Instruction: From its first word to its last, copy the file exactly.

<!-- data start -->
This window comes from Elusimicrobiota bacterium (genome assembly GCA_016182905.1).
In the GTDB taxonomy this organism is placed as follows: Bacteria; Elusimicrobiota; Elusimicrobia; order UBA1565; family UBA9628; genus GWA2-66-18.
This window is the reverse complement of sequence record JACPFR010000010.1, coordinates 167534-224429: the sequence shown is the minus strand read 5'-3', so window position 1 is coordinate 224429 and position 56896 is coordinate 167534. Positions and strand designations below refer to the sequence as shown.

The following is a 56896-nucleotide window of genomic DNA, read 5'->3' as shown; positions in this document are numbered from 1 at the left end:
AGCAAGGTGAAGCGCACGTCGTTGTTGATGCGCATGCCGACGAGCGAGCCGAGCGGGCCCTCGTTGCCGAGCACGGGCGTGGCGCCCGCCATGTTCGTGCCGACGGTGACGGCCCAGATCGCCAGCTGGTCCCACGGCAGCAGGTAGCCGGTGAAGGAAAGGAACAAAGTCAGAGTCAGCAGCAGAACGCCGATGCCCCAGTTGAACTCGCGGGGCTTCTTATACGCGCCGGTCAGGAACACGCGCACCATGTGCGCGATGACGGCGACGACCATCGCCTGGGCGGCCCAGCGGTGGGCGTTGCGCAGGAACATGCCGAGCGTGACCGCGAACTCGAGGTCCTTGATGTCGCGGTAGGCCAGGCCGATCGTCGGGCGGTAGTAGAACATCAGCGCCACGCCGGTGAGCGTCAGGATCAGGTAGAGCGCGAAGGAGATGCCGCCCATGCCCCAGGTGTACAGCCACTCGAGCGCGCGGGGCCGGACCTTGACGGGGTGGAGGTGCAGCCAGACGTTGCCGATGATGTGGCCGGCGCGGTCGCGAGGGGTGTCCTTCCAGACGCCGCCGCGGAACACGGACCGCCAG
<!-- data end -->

This window comes from Elusimicrobiota bacterium (genome assembly GCA_016182905.1).
In the GTDB taxonomy this organism is placed as follows: Bacteria; Elusimicrobiota; Elusimicrobia; order UBA1565; family UBA9628; genus GWA2-66-18.
This window is the reverse complement of sequence record JACPFR010000010.1, coordinates 167534-224429: the sequence shown is the minus strand read 5'-3', so window position 1 is coordinate 224429 and position 56896 is coordinate 167534. Positions and strand designations below refer to the sequence as shown.

The following is a 56896-nucleotide window of genomic DNA, read 5'->3' as shown; positions in this document are numbered from 1 at the left end:
AGCAAGGTGAAGCGCACGTCGTTGTTGATGCGCATGCCGACGAGCGAGCCGAGCGGGCCCTCGTTGCCGAGCACGGGCGTGGCGCCCGCCATGTTCGTGCCGACGGTGACGGCCCAGATCGCCAGCTGGTCCCACGGCAGCAGGTAGCCGGTGAAGGAAAGGAACAAAGTCAGAGTCAGCAGCAGAACGCCGATGCCCCAGTTGAACTCGCGGGGCTTCTTATACGCGCCGGTCAGGAACACGCGCACCATGTGCGCGATGACGGCGACGACCATCGCCTGGGCGGCCCAGCGGTGGGCGTTGCGCAGGAACATGCCGAGCGTGACCGCGAACTCGAGGTCCTTGATGTCGCGGTAGGCCAGGCCGATCGTCGGGCGGTAGTAGAACATCAGCGCCACGCCGGTGAGCGTCAGGATCAGGTAGAGCGCGAAGGAGATGCCGCCCATGCCCCAGGTGTACAGCCACTCGAGCGCGCGGGGCCGGACCTTGACGGGGTGGAGGTGCAGCCAGACGTTGCCGATGATGTGGCCGGCGCGGTCGCGAGGGGTGTCCTTCCAGACGCCGCCGCGGAACACGGACCGCCAG